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4.7.1 The Optimize Declaration

The optimize declaration recognizes six different qualities. The qualities are conceptually independent aspects of program performance. In reality, increasing one quality tends to have adverse effects on other qualities. The compiler compares the relative values of qualities when it needs to make a trade-off; i.e., if speed is greater than safety, then improve speed at the cost of safety.

The default for all qualities (except debug) is 1. Whenever qualities are equal, ties are broken according to a broad idea of what a good default environment is supposed to be. Generally this downplays speed, compile-speed and space in favor of safety and debug. Novice and casual users should stick to the default policy. Advanced users often want to improve speed and memory usage at the cost of safety and debuggability.

If the value for a quality is 0 or 3, then it may have a special interpretation. A value of 0 means “totally unimportant”, and a 3 means “ultimately important.” These extreme optimization values enable “heroic” compilation strategies that are not always desirable and sometimes self-defeating. Specifying more than one quality as 3 is not desirable, since it doesn’t tell the compiler which quality is most important.

These are the optimization qualities:


How fast the program should is run. speed 3 enables some optimizations that hurt debuggability.


How fast the compiler should run. Note that increasing this above safety weakens type checking.


How much space the compiled code should take up. Inline expansion is mostly inhibited when space is greater than speed. A value of 0 enables promiscuous inline expansion. Wide use of a 0 value is not recommended, as it may waste so much space that run time is slowed. See inline-expansion for a discussion of inline expansion.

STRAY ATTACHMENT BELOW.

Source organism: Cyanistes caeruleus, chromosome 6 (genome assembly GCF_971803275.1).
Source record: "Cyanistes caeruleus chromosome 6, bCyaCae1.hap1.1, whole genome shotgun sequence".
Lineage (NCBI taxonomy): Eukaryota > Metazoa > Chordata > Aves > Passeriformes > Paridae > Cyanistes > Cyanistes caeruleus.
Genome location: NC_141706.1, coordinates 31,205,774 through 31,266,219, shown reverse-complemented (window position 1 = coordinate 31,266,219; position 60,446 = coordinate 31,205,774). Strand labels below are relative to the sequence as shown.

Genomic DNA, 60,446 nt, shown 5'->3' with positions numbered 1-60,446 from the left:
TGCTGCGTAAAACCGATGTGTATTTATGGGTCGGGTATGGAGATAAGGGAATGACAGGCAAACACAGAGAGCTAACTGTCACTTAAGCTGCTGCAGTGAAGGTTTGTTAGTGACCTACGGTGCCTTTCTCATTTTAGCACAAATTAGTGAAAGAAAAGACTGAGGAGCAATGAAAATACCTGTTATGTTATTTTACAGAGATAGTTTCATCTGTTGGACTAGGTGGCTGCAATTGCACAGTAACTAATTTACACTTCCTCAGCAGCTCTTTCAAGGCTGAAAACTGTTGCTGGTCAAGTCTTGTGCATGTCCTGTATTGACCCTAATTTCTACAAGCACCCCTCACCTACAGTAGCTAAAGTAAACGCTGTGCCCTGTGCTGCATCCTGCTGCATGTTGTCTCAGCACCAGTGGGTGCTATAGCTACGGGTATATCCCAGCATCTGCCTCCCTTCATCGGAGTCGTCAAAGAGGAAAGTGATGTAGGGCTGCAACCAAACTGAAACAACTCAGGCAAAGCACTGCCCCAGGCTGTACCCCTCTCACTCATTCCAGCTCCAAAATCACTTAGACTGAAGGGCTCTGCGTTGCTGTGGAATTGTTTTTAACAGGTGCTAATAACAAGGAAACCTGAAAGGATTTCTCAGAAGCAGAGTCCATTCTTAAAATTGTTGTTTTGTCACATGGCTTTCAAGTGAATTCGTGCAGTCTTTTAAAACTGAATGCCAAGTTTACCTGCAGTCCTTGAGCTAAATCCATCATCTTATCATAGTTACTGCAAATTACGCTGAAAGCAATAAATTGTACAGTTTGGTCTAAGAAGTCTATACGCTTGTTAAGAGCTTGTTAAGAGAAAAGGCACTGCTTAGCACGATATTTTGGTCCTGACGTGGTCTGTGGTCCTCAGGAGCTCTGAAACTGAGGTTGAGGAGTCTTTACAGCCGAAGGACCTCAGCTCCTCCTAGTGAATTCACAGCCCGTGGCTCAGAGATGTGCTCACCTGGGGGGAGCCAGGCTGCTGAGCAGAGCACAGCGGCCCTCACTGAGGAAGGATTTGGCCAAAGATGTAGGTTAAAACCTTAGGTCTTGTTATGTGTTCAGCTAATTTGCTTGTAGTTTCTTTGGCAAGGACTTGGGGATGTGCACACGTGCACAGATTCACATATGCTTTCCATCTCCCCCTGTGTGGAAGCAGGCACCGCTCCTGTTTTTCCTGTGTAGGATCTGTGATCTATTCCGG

How debuggable the program should be. The quality is treated differently from the other qualities: each value indicates a particular level of debugger information; it is not compared with the other qualities. See debugger-policy for more details.


How much error checking should be done. If speed, space or compilation-speed is more important than safety, then type checking is weakened (see weakened-type-checks). If safety if 0, then no run time error checking is done. In addition to suppressing type checks, 0 also suppresses argument count checking, unbound-symbol checking and array bounds checks.


This is a CMUCL extension that determines how little (or how much) diagnostic output should be printed during compilation. This quality is compared to other qualities to determine whether to print style notes and warnings concerning those qualities. If speed is greater than inhibit-warnings, then notes about how to improve speed will be printed, etc. The default value is 1, so raising the value for any standard quality above its default enables notes for that quality. If inhibit-warnings is 3, then all notes and most non-serious warnings are inhibited. This is useful with declare to suppress warnings about unavoidable problems.

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